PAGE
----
Because once we don a label, it becomes part of our identity.

And there are few things we hate more than attacks on our identity.

Ideas, evidence, events, or questions that don’t confirm our adopted labels feel like personal attacks.  

Humans will do just about anything to repel these attacks and maintain their belief in their beliefs.

And since no packaged belief set is 100% correct, it means all of us carry belief structures that fall somewhere on the scale between somewhat wrong and very wrong.

We employ mental contortions that would impress the US Olympic gymnast team… all to avoid acknowledging the wrongness of these beliefs.

Psychologists call this, “Identity Protective Cognition”.

Vox described IPC as:

A way of avoiding dissonance and estrangement from valued groups, individuals subconsciously resist factual information that threatens their defining values… What we believe about the facts, tells us who we are… And the most important psychological imperative most of us have in a given day is protecting our idea of who we are, and our relationships with the people we trust and love.

Why does this matter?

Well, if we all carry some number of untrue beliefs, yet hold them with high conviction, it’ll inevitably lead to friction when our packaged beliefs don’t conform to how reality actually is.

It also makes getting at truth (finding out how things really are) much more difficult.

Take politics for example.

All 200 million US registered voters are pretty evenly split amongst Democrats and Republicans.

These political labels have become a big part of our identities. The sense of tribe within each is strong.

Most of us passively adopted these labels.

We may like to think we actively chose them because of their superiority, but that’s generally not the case.

Most of us adopted the political label of the family we were born into, of the friends we grew up with, of the community we live within.

Just like our religion, this belief set was given to us. Just as it was given to those who gave it to us and on and on. So we passively adopt most of our labels and beliefs without any true stress testing.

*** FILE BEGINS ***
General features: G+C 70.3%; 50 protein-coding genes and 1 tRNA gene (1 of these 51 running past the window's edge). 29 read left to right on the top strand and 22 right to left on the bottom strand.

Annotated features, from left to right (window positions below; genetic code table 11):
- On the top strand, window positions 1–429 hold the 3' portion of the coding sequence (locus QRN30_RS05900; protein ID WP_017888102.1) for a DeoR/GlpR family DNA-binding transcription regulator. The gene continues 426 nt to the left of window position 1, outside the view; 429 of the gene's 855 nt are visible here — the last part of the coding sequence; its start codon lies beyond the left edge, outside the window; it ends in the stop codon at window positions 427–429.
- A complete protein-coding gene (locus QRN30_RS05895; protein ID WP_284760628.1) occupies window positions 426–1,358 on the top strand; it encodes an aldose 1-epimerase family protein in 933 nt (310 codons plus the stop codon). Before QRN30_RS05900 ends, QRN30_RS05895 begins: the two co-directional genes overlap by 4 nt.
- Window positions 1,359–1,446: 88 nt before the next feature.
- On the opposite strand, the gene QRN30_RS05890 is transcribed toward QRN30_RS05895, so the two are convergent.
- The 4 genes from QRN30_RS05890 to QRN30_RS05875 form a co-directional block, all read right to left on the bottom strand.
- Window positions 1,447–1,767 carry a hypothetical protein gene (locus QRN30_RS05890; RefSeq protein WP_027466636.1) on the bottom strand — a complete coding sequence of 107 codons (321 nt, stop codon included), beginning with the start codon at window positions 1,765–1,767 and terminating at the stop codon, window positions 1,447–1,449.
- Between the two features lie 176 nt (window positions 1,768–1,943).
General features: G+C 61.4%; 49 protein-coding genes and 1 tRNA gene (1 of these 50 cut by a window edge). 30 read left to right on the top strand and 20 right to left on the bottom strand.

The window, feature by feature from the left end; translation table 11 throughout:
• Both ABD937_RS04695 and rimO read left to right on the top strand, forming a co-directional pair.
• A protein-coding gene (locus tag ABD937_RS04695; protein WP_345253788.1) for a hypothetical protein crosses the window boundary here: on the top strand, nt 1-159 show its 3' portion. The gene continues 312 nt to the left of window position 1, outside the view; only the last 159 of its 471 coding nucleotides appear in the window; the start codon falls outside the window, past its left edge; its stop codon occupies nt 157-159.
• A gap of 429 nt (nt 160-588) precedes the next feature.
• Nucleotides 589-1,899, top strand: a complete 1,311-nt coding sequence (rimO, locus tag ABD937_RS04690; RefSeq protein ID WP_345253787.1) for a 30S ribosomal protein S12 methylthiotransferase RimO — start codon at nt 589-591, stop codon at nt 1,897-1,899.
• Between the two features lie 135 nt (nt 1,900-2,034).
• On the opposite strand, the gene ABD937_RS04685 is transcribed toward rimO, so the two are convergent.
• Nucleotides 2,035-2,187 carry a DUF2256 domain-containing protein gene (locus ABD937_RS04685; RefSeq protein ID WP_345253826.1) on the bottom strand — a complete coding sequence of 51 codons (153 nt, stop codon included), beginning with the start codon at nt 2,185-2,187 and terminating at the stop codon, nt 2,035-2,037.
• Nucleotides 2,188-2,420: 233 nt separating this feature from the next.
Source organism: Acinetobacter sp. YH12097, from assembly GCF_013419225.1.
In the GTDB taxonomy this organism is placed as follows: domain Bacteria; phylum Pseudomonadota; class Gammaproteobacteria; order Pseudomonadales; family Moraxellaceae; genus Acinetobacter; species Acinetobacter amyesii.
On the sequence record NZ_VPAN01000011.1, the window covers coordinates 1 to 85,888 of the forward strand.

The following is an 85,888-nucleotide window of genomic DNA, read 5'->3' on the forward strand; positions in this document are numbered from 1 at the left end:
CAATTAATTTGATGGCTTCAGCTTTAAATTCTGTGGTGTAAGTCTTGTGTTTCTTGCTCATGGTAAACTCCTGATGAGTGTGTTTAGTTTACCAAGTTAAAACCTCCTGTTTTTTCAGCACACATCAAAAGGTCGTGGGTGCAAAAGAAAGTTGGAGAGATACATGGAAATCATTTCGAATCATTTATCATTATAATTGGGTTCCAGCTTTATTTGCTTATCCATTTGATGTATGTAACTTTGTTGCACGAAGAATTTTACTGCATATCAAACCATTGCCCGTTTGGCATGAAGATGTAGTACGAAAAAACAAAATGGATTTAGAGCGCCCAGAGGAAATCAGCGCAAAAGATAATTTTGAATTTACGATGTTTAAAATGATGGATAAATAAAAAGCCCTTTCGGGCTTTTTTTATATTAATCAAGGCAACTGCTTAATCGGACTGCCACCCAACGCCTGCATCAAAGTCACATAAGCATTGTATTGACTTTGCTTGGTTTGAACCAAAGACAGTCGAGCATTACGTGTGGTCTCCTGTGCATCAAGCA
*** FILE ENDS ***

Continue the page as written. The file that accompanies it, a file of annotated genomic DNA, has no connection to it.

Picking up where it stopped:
The problem is that it’s our default condition to value knowing and “feeling right” over actually being right and getting at truth.

We adopt and cling to false beliefs because we’re afraid of accepting that we don’t know, that we don’t have an answer. We don’t want to acknowledge that the world is infinitely complex and uncertain, and that maybe the things our identities are built upon are wrong.

So we all live in varying degrees of an illusory reality dominated by cognitive dissonance and kept unaware by pride.

And with the rise of the digital era and the constant algorithmic selected news flow, that’s mathematically curated to cater to our labels and flip our emotional switches, we’re becoming more and more attached to these belief sets.

To manage the information/stimulus overload we more tightly cling to our labels to help manage the uncertainty. And the more we do this, the more our belief sets are likely to drift further from reality, from being true.

So we live in an increasingly vicious “Label Stupidity Loop.”

Where the more large and complex the things we’re supposed to care about become, and the more information we’re inundated with, the more fiercely we defend our packaged belief sets and the more wrong we all become.

Blogger Paul Graham wrote about this phenomenon in a post titled “Keep Your Identity Small.” He concludes the piece with:

If people can’t think clearly about anything that has become part of their identity, then all other things being equal, the best plan is to let as few things into your identity as possible.

He’s saying that the way to align more closely with reality and to end up with better outcomes is to be wary of the labels you adopt. And try to keep these labels to a minimum.

This requires a big shift in the way you interact with the world.

You’ll have to transition from a state of false-certainty to one of accepted unknowing.

You’ll need to embrace your fallibility and acknowledge that the world is large and that human nature is complex and that no one has all the answers.

You need to realize that humans will always operate at a knowledge deficit. Where the amount of things we don’t know will always outweigh the things we do. And even those things we “think” we know, need to be held with suspicion, because it’s just as likely that we’re wrong on them too.

In short, be humble and open minded… about everything.

Now since this is a trading blog about markets and such, here’s how this is relevant to you.

Do you classify yourself as a Value Investor? Technical trader? Macro guy? Elliott Wave Theorist?

Do you believe that your method is the best and the other methods are lacking?

Do you identify with your market approach?

Do you think that there’s nothing to gain by objectively studying and putting to the fire the validity of the other styles?

Is it not the most important thing to find any tool or method that you can logically understand and apply to extract money from the markets?

So why would you care what label it falls under?